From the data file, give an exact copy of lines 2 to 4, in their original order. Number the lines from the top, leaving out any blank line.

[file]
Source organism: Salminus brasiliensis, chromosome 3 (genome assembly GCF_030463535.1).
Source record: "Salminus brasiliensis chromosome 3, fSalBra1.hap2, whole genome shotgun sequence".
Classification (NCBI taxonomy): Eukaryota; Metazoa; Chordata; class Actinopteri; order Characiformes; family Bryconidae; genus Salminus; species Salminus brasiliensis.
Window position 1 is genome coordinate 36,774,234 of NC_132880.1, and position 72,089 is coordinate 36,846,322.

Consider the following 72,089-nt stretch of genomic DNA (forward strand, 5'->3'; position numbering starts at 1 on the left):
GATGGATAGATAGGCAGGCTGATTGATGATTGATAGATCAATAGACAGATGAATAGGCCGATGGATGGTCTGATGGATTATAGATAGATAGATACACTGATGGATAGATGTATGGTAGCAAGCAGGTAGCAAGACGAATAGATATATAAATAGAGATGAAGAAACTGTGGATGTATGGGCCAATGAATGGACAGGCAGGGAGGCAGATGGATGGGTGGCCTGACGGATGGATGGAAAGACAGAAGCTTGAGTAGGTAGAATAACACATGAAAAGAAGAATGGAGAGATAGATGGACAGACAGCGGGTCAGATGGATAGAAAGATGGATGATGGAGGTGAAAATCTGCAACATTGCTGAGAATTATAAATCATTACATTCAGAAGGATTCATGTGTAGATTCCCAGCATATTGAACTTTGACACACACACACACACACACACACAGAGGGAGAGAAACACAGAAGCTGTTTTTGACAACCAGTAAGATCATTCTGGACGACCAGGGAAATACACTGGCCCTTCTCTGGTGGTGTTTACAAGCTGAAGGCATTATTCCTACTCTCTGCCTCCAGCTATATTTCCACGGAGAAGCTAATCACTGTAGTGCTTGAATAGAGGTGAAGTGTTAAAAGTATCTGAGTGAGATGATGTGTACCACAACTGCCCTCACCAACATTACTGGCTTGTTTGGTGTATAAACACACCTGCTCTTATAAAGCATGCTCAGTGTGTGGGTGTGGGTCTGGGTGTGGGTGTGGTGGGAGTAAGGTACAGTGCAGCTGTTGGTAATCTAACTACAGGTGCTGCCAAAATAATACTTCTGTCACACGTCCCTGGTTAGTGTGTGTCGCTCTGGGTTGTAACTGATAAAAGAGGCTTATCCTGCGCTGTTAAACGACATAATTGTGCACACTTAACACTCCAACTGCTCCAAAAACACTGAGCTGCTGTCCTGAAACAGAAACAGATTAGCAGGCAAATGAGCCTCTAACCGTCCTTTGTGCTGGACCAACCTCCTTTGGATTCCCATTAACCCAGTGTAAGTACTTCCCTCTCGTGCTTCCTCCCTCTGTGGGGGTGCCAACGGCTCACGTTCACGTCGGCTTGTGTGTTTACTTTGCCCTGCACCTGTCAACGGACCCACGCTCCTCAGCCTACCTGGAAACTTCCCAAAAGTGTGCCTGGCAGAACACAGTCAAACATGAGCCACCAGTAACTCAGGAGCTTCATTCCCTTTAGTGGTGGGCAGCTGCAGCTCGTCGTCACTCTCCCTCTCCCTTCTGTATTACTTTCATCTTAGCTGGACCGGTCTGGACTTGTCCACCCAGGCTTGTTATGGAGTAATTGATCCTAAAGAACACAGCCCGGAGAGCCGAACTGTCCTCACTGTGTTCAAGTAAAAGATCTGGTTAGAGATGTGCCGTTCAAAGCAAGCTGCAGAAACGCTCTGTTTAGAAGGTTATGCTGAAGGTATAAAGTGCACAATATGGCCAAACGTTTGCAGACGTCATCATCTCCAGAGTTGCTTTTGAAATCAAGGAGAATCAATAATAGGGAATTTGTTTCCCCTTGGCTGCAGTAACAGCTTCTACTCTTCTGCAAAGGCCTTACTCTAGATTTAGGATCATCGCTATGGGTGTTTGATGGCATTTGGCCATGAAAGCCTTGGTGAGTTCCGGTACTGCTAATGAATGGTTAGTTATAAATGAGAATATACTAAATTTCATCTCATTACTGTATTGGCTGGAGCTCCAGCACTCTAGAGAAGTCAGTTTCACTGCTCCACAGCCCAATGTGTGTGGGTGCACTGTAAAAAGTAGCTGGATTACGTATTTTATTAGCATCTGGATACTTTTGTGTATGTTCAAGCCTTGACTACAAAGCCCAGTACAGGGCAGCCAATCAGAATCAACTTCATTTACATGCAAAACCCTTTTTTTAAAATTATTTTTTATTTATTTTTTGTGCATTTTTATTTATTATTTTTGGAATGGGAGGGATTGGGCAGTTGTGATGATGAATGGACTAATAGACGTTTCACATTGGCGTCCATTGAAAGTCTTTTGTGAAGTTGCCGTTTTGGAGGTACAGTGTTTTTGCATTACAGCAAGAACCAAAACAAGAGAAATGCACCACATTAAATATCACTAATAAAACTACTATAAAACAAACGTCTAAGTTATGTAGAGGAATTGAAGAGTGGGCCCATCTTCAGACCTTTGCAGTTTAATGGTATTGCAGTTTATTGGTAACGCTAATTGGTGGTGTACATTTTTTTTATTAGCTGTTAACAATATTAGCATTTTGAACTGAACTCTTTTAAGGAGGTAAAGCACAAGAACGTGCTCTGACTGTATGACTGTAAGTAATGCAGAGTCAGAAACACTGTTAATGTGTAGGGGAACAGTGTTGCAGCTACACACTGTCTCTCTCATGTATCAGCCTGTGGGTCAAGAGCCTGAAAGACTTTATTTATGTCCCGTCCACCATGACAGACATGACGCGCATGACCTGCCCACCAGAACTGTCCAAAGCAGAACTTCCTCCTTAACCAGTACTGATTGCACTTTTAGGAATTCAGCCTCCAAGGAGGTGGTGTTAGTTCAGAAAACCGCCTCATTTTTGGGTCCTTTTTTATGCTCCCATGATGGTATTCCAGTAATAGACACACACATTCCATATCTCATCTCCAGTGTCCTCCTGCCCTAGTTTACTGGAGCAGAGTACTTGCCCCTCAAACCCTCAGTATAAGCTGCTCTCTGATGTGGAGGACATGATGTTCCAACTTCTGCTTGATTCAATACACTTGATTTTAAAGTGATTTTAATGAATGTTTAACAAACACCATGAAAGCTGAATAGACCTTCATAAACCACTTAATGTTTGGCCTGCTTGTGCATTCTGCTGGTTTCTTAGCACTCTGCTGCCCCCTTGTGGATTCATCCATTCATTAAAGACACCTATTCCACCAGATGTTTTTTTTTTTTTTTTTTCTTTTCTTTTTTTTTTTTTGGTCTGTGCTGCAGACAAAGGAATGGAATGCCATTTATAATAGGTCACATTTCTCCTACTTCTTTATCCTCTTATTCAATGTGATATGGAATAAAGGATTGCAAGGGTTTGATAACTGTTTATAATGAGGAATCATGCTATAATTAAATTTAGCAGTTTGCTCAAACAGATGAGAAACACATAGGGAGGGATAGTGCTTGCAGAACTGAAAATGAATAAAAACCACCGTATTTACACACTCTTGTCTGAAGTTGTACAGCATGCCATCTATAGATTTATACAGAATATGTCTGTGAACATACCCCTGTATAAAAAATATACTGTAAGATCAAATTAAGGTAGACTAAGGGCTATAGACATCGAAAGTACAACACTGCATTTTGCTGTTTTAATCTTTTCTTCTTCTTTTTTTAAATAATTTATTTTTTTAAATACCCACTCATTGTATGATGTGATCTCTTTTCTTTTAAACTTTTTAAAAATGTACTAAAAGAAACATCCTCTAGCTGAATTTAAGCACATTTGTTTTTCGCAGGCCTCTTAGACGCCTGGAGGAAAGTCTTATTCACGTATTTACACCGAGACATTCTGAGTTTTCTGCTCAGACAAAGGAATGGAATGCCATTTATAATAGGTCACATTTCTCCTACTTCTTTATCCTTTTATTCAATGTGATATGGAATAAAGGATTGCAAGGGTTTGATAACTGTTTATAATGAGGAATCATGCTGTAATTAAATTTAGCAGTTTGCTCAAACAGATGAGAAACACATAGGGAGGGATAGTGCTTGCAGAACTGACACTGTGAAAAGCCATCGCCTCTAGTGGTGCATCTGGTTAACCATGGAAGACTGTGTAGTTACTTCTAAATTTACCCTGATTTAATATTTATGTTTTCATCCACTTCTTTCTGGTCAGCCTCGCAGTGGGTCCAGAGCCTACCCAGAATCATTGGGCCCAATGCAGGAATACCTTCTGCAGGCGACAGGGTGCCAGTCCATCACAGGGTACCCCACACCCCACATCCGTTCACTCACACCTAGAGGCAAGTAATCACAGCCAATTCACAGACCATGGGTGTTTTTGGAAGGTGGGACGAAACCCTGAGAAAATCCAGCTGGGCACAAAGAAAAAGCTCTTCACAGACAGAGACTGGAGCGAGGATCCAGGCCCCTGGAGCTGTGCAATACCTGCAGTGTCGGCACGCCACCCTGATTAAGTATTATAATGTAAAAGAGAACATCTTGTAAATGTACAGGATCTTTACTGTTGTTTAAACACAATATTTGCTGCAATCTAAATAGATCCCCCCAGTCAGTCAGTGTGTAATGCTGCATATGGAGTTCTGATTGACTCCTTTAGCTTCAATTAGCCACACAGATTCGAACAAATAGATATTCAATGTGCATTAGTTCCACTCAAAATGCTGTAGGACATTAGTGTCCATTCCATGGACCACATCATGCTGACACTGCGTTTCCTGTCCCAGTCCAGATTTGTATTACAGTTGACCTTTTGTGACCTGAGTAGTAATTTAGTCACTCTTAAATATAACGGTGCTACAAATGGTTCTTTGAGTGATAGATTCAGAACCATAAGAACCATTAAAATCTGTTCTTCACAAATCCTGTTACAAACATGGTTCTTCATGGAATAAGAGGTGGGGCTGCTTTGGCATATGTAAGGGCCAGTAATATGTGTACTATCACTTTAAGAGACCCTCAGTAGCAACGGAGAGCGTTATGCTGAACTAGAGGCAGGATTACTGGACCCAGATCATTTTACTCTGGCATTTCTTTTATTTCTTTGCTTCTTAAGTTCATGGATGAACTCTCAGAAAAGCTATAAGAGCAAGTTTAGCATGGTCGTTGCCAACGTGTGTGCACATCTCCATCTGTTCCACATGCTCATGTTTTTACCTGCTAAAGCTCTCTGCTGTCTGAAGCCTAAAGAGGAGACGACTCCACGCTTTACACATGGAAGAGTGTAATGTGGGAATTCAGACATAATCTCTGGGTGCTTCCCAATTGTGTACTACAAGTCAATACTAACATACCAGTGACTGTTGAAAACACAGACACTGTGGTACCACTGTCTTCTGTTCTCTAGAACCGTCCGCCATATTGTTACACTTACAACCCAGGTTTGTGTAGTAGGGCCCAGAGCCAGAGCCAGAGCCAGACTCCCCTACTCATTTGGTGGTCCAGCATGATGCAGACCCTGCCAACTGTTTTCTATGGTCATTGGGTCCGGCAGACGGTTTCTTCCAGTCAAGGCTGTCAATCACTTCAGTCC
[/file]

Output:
Source record: "Salminus brasiliensis chromosome 3, fSalBra1.hap2, whole genome shotgun sequence".
Classification (NCBI taxonomy): Eukaryota; Metazoa; Chordata; class Actinopteri; order Characiformes; family Bryconidae; genus Salminus; species Salminus brasiliensis.
Window position 1 is genome coordinate 36,774,234 of NC_132880.1, and position 72,089 is coordinate 36,846,322.